Last year I wrote about some aspirations for our web applications, and as I look back over the year, I'm forced to concede that they largely didn't come true. In particular, we haven't used or integrated any third party applications into our web services; if anything we've done the opposite because we decided that the one web service that we currently out-source – Search – should be brought in-house, and spent a chunk of the summer working to do just that.
Why is this? In part, it's just a demand question; integration with third-party services just wasn't something which our users wanted as much as they wanted various other improvements to our tools and services. It's also because after I wrote last year's notes, we decided to do some big pieces of work which largely ate up the year – new single sign-on, SiteBuilder 2, new look-and-feel for Forums – and those rather superseded my original thoughts.
So what about this year? Well, the first and most obvious point should be that making predictions or resolutions is a foolish and ineffective thing to do, but that doesn't worry me, so here to be checked back on in twelve months' time are my thoughts for this year:-
- Get SiteBuilder closer to Blogs in terms of the ease and frequency with which new features can be added to it. Even though we didn't work for many months of the year on Blogs, we got some good new stuff into it quite quickly, but by contrast the rate of new stuff in SiteBuilder has slowed and slowed since we first released it. In part this is a strategic not a technical issue; we can try things out in blogs to see how well they work, and if they don't work well or they slow things down we can fix or change or withdraw the new features. SiteBuilder is much more institutionally important, so we can't experiment with it quite as freely. But even so, I believe we should be able to make it easier to deploy new releases and easier to add new features than it currently is (indeed this work is already underway, so this is a relatively low-risk prediction ;-).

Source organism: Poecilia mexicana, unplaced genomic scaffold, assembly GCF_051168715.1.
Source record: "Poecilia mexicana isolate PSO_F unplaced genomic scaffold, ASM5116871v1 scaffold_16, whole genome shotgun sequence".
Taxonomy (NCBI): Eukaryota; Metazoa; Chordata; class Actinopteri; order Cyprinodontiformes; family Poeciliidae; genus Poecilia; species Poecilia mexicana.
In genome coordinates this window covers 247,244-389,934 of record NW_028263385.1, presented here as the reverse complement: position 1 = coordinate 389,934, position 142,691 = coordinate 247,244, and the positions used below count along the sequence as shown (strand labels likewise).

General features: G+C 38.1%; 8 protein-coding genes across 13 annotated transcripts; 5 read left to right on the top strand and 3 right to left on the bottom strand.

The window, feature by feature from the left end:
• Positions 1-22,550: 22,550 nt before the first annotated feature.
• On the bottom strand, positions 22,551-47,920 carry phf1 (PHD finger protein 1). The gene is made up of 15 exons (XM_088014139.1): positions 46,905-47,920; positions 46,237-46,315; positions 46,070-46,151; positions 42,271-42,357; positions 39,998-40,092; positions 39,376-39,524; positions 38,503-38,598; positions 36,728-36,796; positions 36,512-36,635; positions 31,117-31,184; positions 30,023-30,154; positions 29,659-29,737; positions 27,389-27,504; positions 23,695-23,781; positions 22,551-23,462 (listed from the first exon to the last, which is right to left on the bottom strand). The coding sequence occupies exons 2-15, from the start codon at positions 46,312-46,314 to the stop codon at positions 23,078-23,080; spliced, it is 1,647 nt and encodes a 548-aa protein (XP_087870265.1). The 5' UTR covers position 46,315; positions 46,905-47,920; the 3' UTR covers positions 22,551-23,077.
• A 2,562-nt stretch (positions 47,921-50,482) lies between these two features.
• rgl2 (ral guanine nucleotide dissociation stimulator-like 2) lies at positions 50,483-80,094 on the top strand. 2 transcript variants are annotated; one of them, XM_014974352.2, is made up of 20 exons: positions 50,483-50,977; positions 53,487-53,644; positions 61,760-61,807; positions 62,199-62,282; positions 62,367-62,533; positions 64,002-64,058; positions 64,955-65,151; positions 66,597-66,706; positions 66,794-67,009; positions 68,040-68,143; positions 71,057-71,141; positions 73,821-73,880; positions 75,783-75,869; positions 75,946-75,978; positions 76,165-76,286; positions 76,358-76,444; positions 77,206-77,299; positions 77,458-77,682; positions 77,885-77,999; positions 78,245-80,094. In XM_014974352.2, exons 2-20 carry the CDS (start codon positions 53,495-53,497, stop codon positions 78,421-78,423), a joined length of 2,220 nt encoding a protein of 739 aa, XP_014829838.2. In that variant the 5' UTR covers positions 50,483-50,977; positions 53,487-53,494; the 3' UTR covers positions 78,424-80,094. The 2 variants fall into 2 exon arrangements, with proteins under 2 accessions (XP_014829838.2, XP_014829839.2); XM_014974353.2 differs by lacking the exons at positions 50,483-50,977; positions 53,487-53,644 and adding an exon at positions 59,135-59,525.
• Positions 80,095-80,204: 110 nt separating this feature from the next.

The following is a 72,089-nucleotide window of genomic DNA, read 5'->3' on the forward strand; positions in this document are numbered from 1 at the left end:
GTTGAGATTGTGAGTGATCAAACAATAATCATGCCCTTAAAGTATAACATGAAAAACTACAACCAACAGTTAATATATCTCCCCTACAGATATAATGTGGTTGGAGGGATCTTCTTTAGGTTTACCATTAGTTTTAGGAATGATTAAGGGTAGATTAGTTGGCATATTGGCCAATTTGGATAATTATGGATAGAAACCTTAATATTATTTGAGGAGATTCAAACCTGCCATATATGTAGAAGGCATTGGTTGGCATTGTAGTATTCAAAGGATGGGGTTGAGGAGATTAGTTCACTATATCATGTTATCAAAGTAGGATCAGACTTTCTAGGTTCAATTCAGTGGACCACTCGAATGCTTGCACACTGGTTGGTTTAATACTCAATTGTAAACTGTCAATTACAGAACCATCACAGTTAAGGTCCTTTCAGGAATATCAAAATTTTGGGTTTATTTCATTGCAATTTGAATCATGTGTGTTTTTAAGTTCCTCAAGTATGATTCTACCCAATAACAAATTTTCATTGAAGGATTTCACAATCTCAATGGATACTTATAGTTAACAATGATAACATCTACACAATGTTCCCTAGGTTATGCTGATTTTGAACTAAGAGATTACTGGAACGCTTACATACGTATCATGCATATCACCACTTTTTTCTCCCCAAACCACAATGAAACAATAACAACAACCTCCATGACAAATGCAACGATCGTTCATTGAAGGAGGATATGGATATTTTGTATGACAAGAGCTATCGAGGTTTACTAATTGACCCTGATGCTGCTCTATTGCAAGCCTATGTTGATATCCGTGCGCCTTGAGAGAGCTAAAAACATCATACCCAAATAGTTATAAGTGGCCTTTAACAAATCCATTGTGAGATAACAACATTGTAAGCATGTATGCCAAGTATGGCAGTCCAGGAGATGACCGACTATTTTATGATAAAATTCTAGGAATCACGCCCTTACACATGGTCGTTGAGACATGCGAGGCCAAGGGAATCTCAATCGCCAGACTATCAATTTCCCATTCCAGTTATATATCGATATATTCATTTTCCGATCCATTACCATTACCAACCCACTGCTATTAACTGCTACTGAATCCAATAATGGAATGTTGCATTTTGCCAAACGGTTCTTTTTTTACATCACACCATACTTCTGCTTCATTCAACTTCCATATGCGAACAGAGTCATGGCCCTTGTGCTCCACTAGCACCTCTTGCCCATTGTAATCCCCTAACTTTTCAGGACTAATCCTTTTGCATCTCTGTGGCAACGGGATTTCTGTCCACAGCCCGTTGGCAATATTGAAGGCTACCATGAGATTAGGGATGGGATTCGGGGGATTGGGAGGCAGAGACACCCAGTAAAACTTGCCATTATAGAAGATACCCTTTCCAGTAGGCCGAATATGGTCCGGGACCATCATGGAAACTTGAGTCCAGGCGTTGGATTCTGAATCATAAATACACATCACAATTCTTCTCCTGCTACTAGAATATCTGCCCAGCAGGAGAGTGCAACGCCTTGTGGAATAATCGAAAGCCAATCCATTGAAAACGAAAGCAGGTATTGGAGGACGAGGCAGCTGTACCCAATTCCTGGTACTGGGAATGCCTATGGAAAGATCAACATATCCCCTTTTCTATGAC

- Work some Ajax-y stuff into the user interfaces for our applications. We've dabbled with this a little bit already, with bits of Flash and some nice LiveSearch features, but I intend for this year to be the one we start doing more to let people edit and manipulate their content easily with clicking, dragging, and instant, visible changes on the page.
- Keep looking for ways to minimise the burden of application/service support on developers. The more we can build our applications so that people who specialise in support (such as our helpdesk people) can fix things for people without developers needing to be involved, the better. If that means taking a bit longer to write a web UI to do some tasks rather than requiring a developer to go and fiddle with a database, then maybe that's a worthwhile upfront trade-off.
Back in twelve months.